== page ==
Roger Bannister never won an Olympic medal. He nevertheless remains one of the most important figures in track and field history.
Sixty years ago today, the speedy Englishman set a world record and more importantly broke the four-minute mark in the mile. After failing to medal at the 1952 Olympics, the Oxford grad contemplated quitting. Winds on May 6, 1954 compelled him to dropout of the race so that he could go for four minutes on another try. But he reconsidered and the rest is history.
On the cinder track, Bannister ran splits of 58 seconds, one minute, one minute and three seconds, and, on the last quarter mile, 58 seconds.
“Ladies and gentlemen, here is the result of event nine, the one mile,” the announcer proclaimed to an anxious crowd gathered at Oxford University’s track. “First, number forty one, R. G. Bannister, Amateur Athletic Association and formerly of Exeter and Merton Colleges, Oxford, with a time which is a new meeting and track record, and which–subject to ratification–will be a new English Native, British National, All-Comers, European, British Empire, and World Record. The time was three…” The crowd, knowing what that number signified, drowned out the announcer’s next words.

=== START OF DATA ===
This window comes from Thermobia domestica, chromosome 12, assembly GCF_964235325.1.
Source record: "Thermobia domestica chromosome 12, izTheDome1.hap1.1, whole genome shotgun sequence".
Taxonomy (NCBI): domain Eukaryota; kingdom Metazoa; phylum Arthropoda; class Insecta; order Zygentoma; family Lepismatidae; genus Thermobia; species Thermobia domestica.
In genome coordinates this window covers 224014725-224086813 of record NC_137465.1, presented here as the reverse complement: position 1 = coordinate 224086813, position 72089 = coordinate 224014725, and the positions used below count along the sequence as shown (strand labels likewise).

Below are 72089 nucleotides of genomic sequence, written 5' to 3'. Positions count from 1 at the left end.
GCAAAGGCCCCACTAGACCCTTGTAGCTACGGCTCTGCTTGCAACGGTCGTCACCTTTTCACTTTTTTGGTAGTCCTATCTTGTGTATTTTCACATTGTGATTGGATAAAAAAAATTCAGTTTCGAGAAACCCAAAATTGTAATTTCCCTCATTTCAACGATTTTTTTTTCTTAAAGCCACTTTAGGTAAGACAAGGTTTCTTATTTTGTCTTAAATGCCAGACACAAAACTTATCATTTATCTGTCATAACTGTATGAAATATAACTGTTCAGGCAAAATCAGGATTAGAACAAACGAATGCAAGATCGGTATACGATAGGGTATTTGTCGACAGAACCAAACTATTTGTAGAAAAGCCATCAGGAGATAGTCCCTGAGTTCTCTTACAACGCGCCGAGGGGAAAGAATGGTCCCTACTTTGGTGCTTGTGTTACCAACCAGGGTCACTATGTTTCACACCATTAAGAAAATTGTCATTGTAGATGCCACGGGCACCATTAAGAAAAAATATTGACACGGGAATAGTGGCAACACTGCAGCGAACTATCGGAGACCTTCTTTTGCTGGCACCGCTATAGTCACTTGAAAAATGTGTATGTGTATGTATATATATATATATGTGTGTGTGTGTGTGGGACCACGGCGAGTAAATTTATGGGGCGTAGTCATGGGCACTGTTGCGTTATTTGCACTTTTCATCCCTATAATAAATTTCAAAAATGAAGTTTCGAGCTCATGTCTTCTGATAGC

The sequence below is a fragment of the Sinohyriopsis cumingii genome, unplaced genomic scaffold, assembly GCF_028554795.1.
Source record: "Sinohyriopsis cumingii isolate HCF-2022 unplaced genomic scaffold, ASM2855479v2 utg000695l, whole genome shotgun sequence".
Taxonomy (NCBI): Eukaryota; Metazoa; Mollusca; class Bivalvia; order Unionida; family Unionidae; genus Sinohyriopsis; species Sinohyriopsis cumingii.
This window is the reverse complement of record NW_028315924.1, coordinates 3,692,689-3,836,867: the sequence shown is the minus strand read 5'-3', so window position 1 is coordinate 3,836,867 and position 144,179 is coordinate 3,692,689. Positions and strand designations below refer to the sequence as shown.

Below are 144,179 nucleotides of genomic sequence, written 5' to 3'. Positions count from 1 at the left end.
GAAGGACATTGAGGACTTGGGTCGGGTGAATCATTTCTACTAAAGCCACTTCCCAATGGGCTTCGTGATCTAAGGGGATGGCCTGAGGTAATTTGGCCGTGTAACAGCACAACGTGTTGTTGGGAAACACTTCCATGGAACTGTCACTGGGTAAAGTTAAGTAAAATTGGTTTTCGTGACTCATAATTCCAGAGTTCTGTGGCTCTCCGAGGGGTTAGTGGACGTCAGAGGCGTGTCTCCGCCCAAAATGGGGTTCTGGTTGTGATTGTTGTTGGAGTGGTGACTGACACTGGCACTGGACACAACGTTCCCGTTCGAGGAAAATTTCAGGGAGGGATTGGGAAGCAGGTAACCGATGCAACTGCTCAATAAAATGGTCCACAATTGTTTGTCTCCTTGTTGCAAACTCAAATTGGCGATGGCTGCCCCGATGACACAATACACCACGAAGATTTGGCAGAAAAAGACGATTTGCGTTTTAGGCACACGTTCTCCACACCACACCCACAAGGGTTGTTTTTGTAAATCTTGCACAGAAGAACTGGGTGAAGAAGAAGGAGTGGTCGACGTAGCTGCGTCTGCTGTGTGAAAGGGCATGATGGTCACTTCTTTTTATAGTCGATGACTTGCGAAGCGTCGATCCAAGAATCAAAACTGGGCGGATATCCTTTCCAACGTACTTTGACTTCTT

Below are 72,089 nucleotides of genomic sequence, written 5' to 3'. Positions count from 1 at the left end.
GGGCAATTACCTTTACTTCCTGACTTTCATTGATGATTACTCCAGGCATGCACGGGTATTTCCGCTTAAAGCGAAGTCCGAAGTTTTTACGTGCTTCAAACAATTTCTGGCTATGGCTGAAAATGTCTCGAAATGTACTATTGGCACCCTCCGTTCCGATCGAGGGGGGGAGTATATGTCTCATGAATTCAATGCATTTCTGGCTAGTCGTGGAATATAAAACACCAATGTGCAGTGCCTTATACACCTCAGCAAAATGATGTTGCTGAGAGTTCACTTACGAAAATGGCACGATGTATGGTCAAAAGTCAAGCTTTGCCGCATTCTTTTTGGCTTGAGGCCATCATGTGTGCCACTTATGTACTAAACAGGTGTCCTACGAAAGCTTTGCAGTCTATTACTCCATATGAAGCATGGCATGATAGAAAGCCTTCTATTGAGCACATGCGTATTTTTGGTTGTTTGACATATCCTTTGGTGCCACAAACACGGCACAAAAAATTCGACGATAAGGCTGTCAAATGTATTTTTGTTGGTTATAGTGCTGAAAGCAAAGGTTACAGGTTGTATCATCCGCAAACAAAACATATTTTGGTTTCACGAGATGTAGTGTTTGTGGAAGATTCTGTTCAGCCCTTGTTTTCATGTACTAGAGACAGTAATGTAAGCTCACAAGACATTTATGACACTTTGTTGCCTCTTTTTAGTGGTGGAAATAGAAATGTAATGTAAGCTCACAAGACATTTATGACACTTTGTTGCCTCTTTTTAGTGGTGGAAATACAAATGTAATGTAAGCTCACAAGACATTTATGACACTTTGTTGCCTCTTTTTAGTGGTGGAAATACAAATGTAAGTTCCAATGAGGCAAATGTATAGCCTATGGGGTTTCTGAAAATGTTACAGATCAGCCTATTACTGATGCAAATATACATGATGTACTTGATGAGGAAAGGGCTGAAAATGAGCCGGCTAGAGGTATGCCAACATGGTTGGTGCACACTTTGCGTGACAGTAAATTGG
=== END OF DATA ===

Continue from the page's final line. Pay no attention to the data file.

Runners had erased nearly thirty seconds off the world-record time in the century preceding Bannister’s miracle mile. Within a few months, Australia’s John Landy eclipsed Bannister’s mark. Morocco’s Hicham El Guerrouj holds the current world record in the mile at 3:43, which he set in 1999.